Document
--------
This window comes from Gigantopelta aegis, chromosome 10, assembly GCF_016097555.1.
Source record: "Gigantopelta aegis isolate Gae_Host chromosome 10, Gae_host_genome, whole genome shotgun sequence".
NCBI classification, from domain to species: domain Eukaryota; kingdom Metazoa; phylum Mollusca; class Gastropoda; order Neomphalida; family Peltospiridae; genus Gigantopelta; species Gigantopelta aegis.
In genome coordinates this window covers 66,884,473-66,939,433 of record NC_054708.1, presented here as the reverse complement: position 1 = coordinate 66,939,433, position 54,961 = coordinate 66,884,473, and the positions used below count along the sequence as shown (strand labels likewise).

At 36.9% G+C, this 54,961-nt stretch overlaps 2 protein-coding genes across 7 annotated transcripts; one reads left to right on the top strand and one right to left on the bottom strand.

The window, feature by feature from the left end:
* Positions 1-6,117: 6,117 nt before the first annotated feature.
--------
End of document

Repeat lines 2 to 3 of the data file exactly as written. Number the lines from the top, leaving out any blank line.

Source record: "Gigantopelta aegis isolate Gae_Host chromosome 10, Gae_host_genome, whole genome shotgun sequence".
NCBI classification, from domain to species: domain Eukaryota; kingdom Metazoa; phylum Mollusca; class Gastropoda; order Neomphalida; family Peltospiridae; genus Gigantopelta; species Gigantopelta aegis.